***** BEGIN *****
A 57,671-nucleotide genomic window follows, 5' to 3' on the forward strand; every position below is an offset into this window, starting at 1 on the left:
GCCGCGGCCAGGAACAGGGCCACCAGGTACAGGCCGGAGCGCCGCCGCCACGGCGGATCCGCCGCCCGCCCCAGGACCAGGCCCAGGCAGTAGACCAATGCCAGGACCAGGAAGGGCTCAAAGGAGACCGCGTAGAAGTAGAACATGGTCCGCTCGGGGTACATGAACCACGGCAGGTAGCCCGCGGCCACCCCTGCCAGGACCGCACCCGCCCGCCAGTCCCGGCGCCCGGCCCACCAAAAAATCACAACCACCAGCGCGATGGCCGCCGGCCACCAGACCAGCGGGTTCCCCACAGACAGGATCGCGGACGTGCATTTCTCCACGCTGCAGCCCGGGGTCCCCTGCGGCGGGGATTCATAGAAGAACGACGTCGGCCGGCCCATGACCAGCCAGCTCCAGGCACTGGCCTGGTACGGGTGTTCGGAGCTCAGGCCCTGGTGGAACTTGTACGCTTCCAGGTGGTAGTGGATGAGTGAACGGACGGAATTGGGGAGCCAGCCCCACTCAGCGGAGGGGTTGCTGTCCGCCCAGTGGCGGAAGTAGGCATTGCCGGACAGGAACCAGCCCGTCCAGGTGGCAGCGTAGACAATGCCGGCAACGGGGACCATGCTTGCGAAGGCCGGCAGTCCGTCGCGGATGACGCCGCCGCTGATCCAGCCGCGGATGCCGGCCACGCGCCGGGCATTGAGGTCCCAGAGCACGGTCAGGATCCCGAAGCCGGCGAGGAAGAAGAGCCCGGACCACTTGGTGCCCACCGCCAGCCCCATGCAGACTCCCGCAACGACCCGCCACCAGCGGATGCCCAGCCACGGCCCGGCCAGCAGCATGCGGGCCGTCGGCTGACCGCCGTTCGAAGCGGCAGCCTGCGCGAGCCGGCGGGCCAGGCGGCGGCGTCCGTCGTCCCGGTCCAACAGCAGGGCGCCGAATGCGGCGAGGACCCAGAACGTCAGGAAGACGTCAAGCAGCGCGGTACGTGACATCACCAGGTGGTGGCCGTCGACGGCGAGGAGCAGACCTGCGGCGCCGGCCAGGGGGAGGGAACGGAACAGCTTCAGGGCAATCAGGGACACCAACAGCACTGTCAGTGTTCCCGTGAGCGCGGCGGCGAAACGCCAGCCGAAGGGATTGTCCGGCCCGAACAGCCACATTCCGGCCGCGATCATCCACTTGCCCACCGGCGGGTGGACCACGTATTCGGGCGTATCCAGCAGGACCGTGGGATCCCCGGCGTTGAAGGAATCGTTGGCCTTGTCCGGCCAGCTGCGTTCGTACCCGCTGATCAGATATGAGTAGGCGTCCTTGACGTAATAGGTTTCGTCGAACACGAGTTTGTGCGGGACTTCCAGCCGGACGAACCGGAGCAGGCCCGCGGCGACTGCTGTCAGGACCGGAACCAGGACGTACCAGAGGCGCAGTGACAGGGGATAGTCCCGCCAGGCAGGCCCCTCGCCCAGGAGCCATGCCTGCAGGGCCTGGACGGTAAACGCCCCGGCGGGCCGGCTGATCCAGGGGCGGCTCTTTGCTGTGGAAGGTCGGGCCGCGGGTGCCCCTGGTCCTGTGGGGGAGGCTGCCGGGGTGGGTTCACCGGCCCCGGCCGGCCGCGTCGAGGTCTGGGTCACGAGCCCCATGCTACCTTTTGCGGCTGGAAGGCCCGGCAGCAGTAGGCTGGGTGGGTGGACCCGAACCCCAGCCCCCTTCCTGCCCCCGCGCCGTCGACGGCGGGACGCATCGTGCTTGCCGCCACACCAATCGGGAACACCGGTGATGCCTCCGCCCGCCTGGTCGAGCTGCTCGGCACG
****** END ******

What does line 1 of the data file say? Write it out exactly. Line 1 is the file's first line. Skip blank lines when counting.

A 57,671-nucleotide genomic window follows, 5' to 3' on the forward strand; every position below is an offset into this window, starting at 1 on the left: